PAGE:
Catholicism and the Arts

The Hank Center for the Catholic Intellectual Heritage hosts its Catholicism and the Arts Series every spring. It is designed to promote cultural productions, both classical and contemporary, theatrical, musical, or pictural, that illuminate the rich heritage of art in Catholic culture.


Events

  • Public Performance: Missa Laudato Si’

    April 21, 2024 at 3pm
    Madonna della Strada Chapel, LSC

    Premiere of Kyrie and Gloria of Missa Laudato Si’ (Dongryul Lee, composer) paired with Sarah Kirkland Snider's Mass for the Endangered. Excerpts from the Pope Francis’ 2015 encyclical, Laudato Si’, will be read between each of the movements. This landmark concert will be performed by Ignatian Voices, University Chorale, and University Singers– with guest musicians from The EcoVoice Project. This event is led by Professor Kirsten Hedegaard and supported by Loyola’s Department of Fine and Performing Arts and the Hank Center.
  • Mary Lou Williams Lecture and Gala Performance featuring Deanna Witkowski

    Lecture, March 21, 2024: 4:00 - 5:30 PM CDT. 4th Floor, Information Commons, LSC.
    Live Performance, March 22, 2024: 7:00 - 8:30 PM CDT. Rosary Chapel, St. Joseph’s Hall, LSC.

    Loyola celebrates the music of the late jazz great, Mary Lou Williams (1910-1981), in late March, 2024. As an adult convert to Catholicism (with many ties to Jesuits), Williams’s sanctity is getting better known— especially in her corporal works of mercy for fellow musicians and loving care for all who crossed her path. Williams expressed her faith in her music– innovatively composing and situating jazz in liturgical settings and demonstrating the sacral range of jazz music in new registers. A virtuoso pianist, in her early career, Williams was part of the 1940s Kansas City jazz scene– inspiring and mentoring such artists as Dizzy Gillespie, Thelonious Monk, and Charlie Parker. The Hank Center welcomes Williams scholar and jazz pianist, Deanna Witkowski, author of Williams’ biography, Mary Lou Williams: Music for the Soul for several events and classroom visits at LUC. Witkowski is the foremost interpreter of Williams– both musically (as a virtuosa pianist) and as a scholar.
    Both events are free and open to the public and all are welcome.
  • Kathy Osberger Book Lecture: I Surrender: A Memoir of Chile's Dictatorship, 1975

    February 5, 2024 at 4:00 pm
    McCormick Lounge, Coffey Hall, LSC

    Loyola welcomed Kathleen Osberger for a talk on her recently published memoir, I Surrender: A Memoir of Chile's Dictatorship, 1975. In September 1973, a CIA-assisted coup overthrew the democratically-elected president of Chile, ushering in the Pinochet dictatorship. In 1975, Kathleen Osberger, a recent graduate and lay volunteer from Notre Dame, left for Santiago to teach in a Catholic grade school. Upon arrival, she was told a secret: the religious women she would live with sheltered dissidents in the cross-hairs of Pinochet’s secret police. Soon, Osberger is handed a blindfold, a warrant, and must go on the run. I Surrender depicts the solidarity of the Chilean people and the transformational role of nuns and priests dedicated to serving the poor, while highlighting the changing and challenged Catholic Church. This lecture is sponsored by Catholic Studies and the Hank Center. Students, arrive early to receive a complementary copy of the book!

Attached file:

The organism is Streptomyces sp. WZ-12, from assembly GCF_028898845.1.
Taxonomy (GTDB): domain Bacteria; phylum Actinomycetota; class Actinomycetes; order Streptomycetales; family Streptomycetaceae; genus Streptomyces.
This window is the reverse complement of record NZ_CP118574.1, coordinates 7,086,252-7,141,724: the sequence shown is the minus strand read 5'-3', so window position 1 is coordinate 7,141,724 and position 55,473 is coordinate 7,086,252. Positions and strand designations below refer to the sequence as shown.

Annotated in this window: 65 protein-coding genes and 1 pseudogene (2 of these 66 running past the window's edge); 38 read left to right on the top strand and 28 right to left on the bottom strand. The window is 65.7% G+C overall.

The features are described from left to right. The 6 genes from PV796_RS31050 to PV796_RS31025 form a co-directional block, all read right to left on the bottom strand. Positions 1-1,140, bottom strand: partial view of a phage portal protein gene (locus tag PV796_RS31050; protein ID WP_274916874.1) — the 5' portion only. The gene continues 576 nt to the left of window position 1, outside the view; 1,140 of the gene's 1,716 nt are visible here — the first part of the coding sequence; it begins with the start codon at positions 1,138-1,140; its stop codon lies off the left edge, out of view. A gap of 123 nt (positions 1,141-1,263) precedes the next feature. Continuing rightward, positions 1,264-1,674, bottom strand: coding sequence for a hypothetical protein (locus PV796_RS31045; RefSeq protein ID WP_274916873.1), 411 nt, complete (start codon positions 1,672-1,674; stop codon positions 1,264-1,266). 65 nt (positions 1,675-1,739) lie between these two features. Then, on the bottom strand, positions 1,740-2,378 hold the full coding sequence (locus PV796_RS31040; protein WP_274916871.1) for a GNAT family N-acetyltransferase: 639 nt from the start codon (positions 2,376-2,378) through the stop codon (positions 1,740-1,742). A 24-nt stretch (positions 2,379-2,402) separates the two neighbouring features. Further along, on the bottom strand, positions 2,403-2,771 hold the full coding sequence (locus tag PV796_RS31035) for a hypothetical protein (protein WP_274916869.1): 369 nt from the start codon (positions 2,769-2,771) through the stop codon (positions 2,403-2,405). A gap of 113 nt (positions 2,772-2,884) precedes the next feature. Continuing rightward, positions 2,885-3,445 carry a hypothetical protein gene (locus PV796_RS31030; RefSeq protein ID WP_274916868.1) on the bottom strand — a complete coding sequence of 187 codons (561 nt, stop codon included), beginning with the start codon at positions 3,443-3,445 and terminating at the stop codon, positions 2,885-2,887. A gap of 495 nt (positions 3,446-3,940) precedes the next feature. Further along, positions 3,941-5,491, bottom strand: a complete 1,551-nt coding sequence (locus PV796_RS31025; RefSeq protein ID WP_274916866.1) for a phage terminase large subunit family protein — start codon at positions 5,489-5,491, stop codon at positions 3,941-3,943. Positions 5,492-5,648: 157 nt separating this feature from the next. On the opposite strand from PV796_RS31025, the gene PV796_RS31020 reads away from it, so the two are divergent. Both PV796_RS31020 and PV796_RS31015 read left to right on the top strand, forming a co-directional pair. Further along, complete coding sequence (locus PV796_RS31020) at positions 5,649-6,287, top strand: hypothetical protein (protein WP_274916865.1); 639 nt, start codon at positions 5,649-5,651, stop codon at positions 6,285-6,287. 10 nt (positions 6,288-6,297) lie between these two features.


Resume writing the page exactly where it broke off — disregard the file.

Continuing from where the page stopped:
Event video coming soon.
  • William Byrd Celebration: November 3-19 2023

    Loyola University marks the 400th anniversary of William Byrd’s death through a series of lectures and performances. Regarded as one of the most important English composers of the Renaissance, Byrd was also a devout Catholic during a period that condemned Catholicism and its followers. With programs presented by guest artists and Loyola music students, this series outlines his fascinating life and musical output. This series is led by Professor Kirsten Hedegaard and Department of Fine and Performing Arts with support from the Hank Center. A full schedule of events is now available. These events are free and open to the public.
  • Reading the Catholic Imagination

    Reading the Catholic Imagination is an online summer reading and discussion series for readers and writers to explore together the Catholic literary imagination in its myriad forms: in new work by self-professed Catholic writers; in the crossings and convergences of old and new work, religious and secular; and in our own habits of reading. This series is hosted by the Hank Center for the Catholic Intellectual Heritage of Loyola University Chicago and is led by three excellent emerging scholars of the Catholic literary tradition.
  • Michael O'Loughlin and Hidden Mercy

    October 18, 2022
    McCormick Lounge
    7:00-8:30pm
    A Loyola--Rogers Park Community Book Club Event

    Michael O'Loughlin read from his book Hidden Mercy: AIDS, Catholics, and the Untold Stories of Compassion in the Face of Fear and engage our community in conversation. A collaboration between the Hank Center, St. Gertrude Church, and Loyola's Office of Mission Integration. This event was free and open to the public.
  • Restorative Justice: Unguarded Viewing and Discussion

    We were pleased to host a viewing of Unguarded, a documentary film that tells the story of successful restorative justice work in Brazil and America through the experience of Association for the Protection and Assistance of the Convicted (APAC). Discussion with film director and producer, Simonetta D'Italia-Wiener, film producer and Loyola Alumnus, T.J. Berden, Loyola Criminal Justice and Criminology Graduate School Alumnus, Phil Whittington, and The Honorable Thomas More Donnelly of Loyola University's School of Law followed viewing. This event was Co-sponsored with the School of Communications, the School of Law, the Department of Criminal Justice and Criminology, and the Center for Criminal Justice. This event was free and open to the public.